Originally Posted by BU-Tennis
The zones you speak of are the traditional type of thought which 5263 says are outdated, and not supported by actual play results. However, this is not meant to be accusery, since I thought the same as you before this thread started lol!
The biggest thing to take away from this diagram is to see that the shared zone is a triagnle, very similar in shape to the Smarter Targets. However, the big problem is that the zone leaves no margin for error. We are assuming you aim for a specific point within that one, so if you pick the line you can't miss that spot long at all without losing the point.
the Smart Zones provide an answer to this problem by providing a margin of error. If you aim for the deepest part of the zone then even if you miss it long by 3 feet, you're still one foot within the line!! (and Aim is improper when talking about tennis but no other word i can think of really captures the idea of trying to hit to a specific point...than aim?)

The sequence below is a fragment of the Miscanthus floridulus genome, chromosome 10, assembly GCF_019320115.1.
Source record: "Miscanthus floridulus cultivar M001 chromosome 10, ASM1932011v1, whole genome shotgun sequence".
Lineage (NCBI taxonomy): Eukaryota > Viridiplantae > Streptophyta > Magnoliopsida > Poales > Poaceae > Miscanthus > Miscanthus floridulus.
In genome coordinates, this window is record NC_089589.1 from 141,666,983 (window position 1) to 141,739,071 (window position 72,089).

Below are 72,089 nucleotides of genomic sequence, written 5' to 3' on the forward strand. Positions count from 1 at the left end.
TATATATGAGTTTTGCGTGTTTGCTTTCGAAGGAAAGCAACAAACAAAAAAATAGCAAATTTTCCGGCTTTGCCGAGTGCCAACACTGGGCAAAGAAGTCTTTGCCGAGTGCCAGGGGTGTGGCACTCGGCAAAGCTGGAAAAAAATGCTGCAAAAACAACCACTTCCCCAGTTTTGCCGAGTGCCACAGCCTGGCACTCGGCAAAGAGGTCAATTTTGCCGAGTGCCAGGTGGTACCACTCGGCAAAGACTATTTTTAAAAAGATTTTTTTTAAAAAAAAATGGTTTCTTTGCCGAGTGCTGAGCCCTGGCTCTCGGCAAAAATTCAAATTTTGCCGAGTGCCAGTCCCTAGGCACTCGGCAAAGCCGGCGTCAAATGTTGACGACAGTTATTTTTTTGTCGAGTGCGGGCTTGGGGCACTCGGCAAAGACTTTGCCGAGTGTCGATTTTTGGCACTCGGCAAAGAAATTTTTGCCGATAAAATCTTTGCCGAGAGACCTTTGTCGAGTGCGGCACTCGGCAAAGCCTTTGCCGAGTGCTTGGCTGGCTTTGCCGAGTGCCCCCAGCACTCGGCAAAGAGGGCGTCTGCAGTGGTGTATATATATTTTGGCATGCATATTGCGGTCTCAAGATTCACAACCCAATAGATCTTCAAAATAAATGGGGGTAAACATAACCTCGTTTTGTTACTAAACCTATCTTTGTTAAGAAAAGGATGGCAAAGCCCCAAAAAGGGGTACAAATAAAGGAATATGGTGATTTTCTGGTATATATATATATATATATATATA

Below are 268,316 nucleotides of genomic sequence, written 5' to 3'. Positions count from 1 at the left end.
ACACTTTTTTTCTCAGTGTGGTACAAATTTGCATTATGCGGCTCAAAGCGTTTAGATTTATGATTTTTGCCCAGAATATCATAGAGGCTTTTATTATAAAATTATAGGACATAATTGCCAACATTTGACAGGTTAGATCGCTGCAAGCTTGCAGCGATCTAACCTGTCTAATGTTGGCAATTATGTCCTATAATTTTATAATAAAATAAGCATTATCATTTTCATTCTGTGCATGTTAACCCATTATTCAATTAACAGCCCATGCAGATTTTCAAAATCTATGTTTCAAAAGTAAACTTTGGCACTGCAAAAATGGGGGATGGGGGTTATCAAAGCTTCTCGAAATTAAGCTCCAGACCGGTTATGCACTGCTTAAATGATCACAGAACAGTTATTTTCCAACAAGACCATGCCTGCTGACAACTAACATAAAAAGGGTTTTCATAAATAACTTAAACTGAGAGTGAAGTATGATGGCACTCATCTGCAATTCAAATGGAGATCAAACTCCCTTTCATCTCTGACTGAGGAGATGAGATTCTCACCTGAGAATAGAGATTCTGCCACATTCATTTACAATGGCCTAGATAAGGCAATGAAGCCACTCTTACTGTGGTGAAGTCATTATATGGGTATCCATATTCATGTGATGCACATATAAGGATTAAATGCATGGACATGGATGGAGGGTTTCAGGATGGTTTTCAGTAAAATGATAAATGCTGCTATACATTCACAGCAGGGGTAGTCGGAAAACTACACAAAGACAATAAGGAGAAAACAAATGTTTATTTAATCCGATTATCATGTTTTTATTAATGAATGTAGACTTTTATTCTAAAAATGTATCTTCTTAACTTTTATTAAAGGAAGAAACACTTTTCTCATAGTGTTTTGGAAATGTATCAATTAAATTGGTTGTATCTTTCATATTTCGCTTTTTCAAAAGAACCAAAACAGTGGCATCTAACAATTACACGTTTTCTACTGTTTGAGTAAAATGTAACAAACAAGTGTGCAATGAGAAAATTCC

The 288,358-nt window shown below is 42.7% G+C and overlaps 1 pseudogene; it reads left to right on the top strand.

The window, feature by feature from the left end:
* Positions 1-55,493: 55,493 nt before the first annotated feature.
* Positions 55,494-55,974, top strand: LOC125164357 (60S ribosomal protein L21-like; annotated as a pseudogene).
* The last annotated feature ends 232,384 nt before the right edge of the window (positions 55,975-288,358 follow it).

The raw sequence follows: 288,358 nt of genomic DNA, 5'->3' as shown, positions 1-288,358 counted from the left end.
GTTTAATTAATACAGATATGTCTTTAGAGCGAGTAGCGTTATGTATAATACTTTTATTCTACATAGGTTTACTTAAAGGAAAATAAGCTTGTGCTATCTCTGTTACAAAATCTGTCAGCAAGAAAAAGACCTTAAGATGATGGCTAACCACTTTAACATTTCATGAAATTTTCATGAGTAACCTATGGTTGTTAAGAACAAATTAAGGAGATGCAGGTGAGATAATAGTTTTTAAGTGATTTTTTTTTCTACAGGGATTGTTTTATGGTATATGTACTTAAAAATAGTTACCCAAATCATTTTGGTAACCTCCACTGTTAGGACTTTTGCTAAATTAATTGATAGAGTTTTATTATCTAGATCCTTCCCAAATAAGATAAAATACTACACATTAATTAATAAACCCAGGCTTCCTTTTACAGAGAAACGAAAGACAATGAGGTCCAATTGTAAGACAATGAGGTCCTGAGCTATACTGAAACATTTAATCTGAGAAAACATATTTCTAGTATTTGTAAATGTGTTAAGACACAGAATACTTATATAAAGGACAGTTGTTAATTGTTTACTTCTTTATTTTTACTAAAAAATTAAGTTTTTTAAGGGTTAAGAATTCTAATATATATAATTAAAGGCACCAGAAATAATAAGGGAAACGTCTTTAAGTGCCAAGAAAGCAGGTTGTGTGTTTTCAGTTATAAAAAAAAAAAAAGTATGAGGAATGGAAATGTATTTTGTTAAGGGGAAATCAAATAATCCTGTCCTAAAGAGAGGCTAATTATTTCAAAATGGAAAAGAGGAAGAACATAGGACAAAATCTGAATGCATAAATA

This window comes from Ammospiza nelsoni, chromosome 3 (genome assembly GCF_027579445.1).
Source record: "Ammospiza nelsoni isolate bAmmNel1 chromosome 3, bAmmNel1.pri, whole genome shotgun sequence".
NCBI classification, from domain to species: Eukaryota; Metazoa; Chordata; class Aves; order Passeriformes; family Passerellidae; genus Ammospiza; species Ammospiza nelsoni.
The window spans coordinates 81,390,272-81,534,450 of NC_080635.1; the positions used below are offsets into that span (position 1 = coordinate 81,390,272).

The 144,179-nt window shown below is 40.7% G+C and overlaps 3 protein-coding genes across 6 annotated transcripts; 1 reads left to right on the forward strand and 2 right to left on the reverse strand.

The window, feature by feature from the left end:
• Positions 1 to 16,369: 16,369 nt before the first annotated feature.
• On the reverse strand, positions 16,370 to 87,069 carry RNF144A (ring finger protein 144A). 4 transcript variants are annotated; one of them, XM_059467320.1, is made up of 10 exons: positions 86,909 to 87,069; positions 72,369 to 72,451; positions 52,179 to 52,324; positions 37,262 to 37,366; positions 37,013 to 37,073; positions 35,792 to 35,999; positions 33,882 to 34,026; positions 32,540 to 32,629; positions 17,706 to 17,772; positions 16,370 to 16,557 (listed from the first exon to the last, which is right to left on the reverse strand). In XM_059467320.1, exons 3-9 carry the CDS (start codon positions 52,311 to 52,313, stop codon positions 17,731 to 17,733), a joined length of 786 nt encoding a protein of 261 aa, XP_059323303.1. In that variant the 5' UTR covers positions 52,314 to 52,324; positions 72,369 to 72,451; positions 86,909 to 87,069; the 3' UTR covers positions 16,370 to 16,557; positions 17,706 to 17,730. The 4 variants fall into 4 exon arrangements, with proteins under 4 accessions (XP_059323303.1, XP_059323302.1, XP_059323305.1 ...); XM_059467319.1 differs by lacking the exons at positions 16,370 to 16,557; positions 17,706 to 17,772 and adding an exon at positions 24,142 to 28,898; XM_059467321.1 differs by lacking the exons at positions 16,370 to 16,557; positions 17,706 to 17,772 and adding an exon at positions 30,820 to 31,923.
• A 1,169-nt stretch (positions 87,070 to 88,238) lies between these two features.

BU, you really get it. Aim may not be the best word, and I try to remember to say target an area, but aim is fine I expect as well.
An important thing related to Aim or targeting. I've found for myself and working with many students that having a specific target is much more effective than going for a large area. An example with golf/putting. When I putt to make the hole, I make it or miss quite close, but when I just try to get close to lay up, I tend to miss by a far greater margin which makes the final putt tougher. I now putt to make the ball stop in the hole, but not past it. This gives a nice layup when I miss. Like you mention, those larger areas have no margin for area and also less specific target/aim points. The Smart Target Triangles give us more specific targets and have a nice margin for safety.